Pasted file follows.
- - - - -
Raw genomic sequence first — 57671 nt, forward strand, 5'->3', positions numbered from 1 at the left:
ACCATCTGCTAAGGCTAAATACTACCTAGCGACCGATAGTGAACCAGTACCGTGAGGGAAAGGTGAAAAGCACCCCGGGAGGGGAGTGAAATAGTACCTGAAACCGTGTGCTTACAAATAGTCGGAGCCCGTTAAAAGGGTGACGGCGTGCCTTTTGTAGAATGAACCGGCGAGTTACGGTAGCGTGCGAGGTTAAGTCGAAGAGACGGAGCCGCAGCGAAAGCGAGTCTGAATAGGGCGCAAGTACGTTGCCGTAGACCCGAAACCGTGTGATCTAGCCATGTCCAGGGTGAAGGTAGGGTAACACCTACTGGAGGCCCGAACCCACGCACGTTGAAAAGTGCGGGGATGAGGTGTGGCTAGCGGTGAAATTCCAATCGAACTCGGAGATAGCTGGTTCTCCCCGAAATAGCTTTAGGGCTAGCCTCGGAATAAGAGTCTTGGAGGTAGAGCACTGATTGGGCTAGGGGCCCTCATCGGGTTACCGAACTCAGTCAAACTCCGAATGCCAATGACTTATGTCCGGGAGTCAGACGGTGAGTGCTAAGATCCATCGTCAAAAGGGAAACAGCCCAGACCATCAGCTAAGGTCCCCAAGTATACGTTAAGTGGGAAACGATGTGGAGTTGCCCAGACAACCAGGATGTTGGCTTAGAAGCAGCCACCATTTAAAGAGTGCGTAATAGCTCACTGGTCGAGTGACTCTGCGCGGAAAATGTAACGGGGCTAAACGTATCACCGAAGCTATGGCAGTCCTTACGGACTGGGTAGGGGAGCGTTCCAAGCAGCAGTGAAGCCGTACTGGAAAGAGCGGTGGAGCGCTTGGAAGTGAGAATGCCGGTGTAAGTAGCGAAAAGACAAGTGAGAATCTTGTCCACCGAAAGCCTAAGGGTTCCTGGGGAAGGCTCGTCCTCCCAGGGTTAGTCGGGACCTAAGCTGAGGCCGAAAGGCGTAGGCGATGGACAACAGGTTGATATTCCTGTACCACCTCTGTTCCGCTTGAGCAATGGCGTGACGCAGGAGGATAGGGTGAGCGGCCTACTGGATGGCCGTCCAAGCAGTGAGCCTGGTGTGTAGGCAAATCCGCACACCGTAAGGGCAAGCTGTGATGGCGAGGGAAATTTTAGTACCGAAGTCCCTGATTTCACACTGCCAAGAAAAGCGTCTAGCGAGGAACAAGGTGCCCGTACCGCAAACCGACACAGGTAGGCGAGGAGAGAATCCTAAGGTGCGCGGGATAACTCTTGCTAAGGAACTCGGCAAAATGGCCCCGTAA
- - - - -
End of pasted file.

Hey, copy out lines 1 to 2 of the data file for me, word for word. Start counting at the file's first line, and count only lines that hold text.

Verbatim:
Raw genomic sequence first — 57671 nt, forward strand, 5'->3', positions numbered from 1 at the left:
ACCATCTGCTAAGGCTAAATACTACCTAGCGACCGATAGTGAACCAGTACCGTGAGGGAAAGGTGAAAAGCACCCCGGGAGGGGAGTGAAATAGTACCTGAAACCGTGTGCTTACAAATAGTCGGAGCCCGTTAAAAGGGTGACGGCGTGCCTTTTGTAGAATGAACCGGCGAGTTACGGTAGCGTGCGAGGTTAAGTCGAAGAGACGGAGCCGCAGCGAAAGCGAGTCTGAATAGGGCGCAAGTACGTTGCCGTAGACCCGAAACCGTGTGATCTAGCCATGTCCAGGGTGAAGGTAGGGTAACACCTACTGGAGGCCCGAACCCACGCACGTTGAAAAGTGCGGGGATGAGGTGTGGCTAGCGGTGAAATTCCAATCGAACTCGGAGATAGCTGGTTCTCCCCGAAATAGCTTTAGGGCTAGCCTCGGAATAAGAGTCTTGGAGGTAGAGCACTGATTGGGCTAGGGGCCCTCATCGGGTTACCGAACTCAGTCAAACTCCGAATGCCAATGACTTATGTCCGGGAGTCAGACGGTGAGTGCTAAGATCCATCGTCAAAAGGGAAACAGCCCAGACCATCAGCTAAGGTCCCCAAGTATACGTTAAGTGGGAAACGATGTGGAGTTGCCCAGACAACCAGGATGTTGGCTTAGAAGCAGCCACCATTTAAAGAGTGCGTAATAGCTCACTGGTCGAGTGACTCTGCGCGGAAAATGTAACGGGGCTAAACGTATCACCGAAGCTATGGCAGTCCTTACGGACTGGGTAGGGGAGCGTTCCAAGCAGCAGTGAAGCCGTACTGGAAAGAGCGGTGGAGCGCTTGGAAGTGAGAATGCCGGTGTAAGTAGCGAAAAGACAAGTGAGAATCTTGTCCACCGAAAGCCTAAGGGTTCCTGGGGAAGGCTCGTCCTCCCAGGGTTAGTCGGGACCTAAGCTGAGGCCGAAAGGCGTAGGCGATGGACAACAGGTTGATATTCCTGTACCACCTCTGTTCCGCTTGAGCAATGGCGTGACGCAGGAGGATAGGGTGAGCGGCCTACTGGATGGCCGTCCAAGCAGTGAGCCTGGTGTGTAGGCAAATCCGCACACCGTAAGGGCAAGCTGTGATGGCGAGGGAAATTTTAGTACCGAAGTCCCTGATTTCACACTGCCAAGAAAAGCGTCTAGCGAGGAACAAGGTGCCCGTACCGCAAACCGACACAGGTAGGCGAGGAGAGAATCCTAAGGTGCGCGGGATAACTCTTGCTAAGGAACTCGGCAAAATGGCCCCGTAA